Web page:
Grub Ubuntu

How to Use GRUB Rescue on Ubuntu 18.04 LTS

GRUB is a bootloader software. It is widely used as the default bootloader for Linux. Although GRUB is used widely in Linux, GRUB can also boot Windows operating systems as well. It is very powerful and extensible.

GRUB bootloader has powerful command line interface that can be used to solve boot problems. It’s called GRUB Rescue.

In this article, I will show you how to use GRUB Rescue command line interface of GRUB. I am using Ubuntu 18.04 LTS for the demonstration. Let’s get started.

Getting into the GRUB Rescue Command Line Interface:

By default, if everything is alright, when you start your computer, you should be booted right into the operating system you’ve installed. In my case, it is the Ubuntu 18.04 LTS operating system.

If anything goes wrong and it causes boot problems, then you most probably will see the GRUB rescue command line interface. It looks something like the screenshot given below.

At times, you will be able to see the GRUB menu as in the screenshot below. To go to the GRUB Rescue from here, press c.

You should be able to go to the GRUB Rescue command line mode as you can see from the screenshot below.

In the next section I will show you how to use GRUB Rescue. First, I will show you how to boot into Ubuntu 18.04 LTS operating system that I have installed. Then I will discuss some of the common GRUB Rescue commands.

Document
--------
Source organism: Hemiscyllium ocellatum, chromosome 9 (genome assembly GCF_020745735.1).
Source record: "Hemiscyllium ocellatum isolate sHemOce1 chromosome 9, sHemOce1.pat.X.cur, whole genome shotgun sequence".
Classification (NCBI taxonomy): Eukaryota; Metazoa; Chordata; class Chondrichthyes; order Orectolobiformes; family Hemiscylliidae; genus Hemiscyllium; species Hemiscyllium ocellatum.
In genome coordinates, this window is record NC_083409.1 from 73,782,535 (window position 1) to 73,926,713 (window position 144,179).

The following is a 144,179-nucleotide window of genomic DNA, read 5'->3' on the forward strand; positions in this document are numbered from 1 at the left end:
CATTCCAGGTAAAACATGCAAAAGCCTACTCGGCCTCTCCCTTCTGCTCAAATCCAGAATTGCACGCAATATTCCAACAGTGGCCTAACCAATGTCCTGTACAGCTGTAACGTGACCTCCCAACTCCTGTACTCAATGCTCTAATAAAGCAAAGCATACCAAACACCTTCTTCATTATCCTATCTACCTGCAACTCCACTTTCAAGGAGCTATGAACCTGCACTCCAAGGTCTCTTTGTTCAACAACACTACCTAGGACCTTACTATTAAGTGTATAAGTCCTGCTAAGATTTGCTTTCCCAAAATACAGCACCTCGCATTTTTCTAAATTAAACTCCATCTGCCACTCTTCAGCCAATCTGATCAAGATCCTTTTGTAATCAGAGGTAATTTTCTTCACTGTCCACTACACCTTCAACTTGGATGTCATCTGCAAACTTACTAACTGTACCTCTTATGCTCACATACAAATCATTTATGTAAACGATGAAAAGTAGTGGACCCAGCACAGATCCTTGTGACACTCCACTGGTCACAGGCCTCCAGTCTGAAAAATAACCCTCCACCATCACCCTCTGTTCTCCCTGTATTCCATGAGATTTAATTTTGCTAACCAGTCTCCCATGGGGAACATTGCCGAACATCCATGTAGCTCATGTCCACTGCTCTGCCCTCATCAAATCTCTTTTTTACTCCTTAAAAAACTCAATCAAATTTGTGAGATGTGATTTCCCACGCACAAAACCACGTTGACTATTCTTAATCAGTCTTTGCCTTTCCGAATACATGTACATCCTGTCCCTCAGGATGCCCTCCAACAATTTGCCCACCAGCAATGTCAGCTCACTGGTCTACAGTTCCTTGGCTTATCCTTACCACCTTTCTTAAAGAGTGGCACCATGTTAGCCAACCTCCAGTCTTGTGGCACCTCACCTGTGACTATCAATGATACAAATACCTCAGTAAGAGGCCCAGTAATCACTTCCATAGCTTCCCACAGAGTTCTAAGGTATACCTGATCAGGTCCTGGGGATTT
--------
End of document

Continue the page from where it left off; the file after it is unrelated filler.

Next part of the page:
Using GRUB Rescue to Boot into Ubuntu 18.04 LTS:

In the GRUB Rescue command line interface, you can list the hard drives and partitions you have installed with the following command:

grub> ls

As you can see, I have (hd0), (hd0, gpt1) and (hd0,gpt2) available. (hd0) represents the raw hard drive. (hd0,gpt1) and (hd0,gpt2) are the first and second GPT partitions of (hd0) respectively.

I’ve Ubuntu 18.04 LTS installed on UEFI hardware. So the first partition (hd0,gpt1) is the EFI partition and the second partition (hd0,gpt2) is the root partition. The files required to boot into the operating system is in the /boot directory of (hd0,gpt2) partition in my case. You may have /boot directory in a separate partition, in that case, make changes to the commands as you see fit.

You can list what files you have in a certain partition with ls command from the GRUB Rescue command line interface.

List the files and directories of the root partition (hd0,gpt2) with the following command:

grub> ls (hd0,gpt2)/

As you can see, the files and directories are listed.

We are interested in the files we have in the /boot directories.

grub> ls (hd0,gpt2)/boot

You should find two files in the /boot directory, vmlinuz and initrd as marked in the screenshot below. These files are required in order to boot correctly.

Now set the root variable to point to the root partition (hd0,gpt2) with the following command:

grub> set root=(hd0,gpt2)

Now you have to use the linux command to make the relative path of vmlinuz file known to GRUB bootloader.

You can do that with the following command:

grub> linux /boot/vmlinuz-4.15.0-20-generic root=/dev/sda2

NOTE: Here root=/dev/sda2 is required. Otherwise you may not be able to boot. /dev/sda2 means, that it is the second partition of the first hard drive. I added a table to help you understand how it works.